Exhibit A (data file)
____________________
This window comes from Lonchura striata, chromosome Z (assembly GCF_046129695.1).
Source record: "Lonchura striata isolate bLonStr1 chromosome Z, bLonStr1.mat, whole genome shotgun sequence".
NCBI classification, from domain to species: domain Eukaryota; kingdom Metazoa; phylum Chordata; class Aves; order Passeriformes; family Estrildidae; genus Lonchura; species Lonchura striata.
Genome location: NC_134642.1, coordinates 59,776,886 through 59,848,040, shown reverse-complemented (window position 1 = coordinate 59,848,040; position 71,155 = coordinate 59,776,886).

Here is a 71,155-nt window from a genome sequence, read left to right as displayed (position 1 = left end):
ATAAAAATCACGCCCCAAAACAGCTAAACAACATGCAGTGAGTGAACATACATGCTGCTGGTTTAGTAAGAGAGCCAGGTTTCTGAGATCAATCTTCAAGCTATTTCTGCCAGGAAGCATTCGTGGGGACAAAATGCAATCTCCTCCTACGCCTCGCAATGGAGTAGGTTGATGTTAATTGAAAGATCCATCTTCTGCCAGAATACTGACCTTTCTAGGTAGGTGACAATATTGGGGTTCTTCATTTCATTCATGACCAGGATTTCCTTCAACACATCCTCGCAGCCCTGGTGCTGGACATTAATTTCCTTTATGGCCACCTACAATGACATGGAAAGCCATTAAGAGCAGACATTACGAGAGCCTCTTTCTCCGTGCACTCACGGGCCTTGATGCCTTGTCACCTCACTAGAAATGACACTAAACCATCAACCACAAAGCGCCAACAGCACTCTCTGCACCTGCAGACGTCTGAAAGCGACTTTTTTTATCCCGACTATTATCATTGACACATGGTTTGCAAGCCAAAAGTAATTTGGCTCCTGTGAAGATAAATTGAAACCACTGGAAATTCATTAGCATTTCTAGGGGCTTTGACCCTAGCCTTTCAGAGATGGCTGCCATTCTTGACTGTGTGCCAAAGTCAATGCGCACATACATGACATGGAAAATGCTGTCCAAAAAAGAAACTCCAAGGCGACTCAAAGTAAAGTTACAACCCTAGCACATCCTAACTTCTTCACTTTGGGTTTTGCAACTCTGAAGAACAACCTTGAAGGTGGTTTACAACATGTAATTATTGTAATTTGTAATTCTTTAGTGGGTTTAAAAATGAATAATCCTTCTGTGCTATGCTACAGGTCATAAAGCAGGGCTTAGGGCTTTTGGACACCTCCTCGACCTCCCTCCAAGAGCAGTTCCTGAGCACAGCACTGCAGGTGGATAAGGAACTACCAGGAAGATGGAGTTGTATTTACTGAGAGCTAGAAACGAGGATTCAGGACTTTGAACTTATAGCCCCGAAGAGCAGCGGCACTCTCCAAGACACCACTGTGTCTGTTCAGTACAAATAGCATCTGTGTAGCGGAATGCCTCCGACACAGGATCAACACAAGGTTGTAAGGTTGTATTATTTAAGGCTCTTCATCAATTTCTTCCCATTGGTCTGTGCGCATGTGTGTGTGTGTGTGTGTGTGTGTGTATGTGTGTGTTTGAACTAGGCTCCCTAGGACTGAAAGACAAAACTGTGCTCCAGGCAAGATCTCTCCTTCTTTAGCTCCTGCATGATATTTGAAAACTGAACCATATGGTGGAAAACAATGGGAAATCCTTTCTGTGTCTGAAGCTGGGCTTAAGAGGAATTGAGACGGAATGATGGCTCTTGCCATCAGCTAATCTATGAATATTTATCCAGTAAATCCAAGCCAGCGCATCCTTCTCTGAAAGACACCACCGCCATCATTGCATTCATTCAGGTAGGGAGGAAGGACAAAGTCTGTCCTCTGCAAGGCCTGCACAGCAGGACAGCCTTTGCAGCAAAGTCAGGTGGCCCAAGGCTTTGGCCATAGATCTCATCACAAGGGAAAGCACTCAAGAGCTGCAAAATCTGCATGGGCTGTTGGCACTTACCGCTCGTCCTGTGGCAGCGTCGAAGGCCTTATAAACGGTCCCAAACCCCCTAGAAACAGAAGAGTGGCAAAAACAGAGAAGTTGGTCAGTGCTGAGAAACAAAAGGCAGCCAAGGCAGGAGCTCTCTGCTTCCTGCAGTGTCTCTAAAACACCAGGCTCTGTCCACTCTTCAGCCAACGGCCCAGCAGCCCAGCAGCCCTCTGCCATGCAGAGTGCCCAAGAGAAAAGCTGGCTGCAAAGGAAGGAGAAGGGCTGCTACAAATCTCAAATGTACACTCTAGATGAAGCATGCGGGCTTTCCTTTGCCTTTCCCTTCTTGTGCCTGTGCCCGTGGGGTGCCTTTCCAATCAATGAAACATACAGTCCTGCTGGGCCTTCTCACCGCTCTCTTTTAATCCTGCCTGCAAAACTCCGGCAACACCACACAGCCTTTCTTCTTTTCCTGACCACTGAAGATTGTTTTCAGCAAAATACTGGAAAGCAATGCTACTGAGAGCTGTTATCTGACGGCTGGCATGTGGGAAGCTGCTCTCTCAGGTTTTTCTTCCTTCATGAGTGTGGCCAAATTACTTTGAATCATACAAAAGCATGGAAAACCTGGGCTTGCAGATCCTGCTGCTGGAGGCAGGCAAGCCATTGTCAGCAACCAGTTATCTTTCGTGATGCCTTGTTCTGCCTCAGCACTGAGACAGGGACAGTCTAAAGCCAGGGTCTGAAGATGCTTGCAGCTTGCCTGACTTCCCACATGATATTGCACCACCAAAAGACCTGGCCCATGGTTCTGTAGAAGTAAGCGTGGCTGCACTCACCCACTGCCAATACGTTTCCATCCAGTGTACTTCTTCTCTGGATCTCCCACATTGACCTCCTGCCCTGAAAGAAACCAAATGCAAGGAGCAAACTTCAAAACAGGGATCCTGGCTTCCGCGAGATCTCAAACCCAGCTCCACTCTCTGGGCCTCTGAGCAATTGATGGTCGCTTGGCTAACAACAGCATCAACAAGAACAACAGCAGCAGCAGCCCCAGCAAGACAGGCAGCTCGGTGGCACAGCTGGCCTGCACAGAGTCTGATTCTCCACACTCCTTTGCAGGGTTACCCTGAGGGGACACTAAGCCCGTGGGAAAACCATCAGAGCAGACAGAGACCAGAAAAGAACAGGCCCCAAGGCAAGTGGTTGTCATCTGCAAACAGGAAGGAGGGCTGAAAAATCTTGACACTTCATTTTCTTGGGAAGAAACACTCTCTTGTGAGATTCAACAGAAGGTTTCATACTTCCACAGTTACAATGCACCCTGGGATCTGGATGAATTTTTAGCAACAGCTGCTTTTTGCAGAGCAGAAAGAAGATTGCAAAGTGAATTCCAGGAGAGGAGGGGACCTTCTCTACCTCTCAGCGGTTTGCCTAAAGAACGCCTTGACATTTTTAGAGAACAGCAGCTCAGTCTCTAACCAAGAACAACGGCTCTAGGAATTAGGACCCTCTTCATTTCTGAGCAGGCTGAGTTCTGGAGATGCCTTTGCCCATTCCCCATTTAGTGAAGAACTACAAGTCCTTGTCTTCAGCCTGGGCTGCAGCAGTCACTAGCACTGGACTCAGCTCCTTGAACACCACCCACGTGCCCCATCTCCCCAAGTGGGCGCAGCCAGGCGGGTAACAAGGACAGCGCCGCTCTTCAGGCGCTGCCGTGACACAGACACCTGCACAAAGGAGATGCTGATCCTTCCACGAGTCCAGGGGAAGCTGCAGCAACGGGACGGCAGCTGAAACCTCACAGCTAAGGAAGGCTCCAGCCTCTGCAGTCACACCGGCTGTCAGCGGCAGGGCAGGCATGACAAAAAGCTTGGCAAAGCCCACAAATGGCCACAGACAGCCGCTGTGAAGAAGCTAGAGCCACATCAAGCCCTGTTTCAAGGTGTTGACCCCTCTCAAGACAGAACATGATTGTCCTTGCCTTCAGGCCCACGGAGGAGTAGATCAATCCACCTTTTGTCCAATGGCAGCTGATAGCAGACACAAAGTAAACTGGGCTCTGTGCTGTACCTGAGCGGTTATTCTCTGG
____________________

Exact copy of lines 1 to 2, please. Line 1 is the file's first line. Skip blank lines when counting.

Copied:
This window comes from Lonchura striata, chromosome Z (assembly GCF_046129695.1).
Source record: "Lonchura striata isolate bLonStr1 chromosome Z, bLonStr1.mat, whole genome shotgun sequence".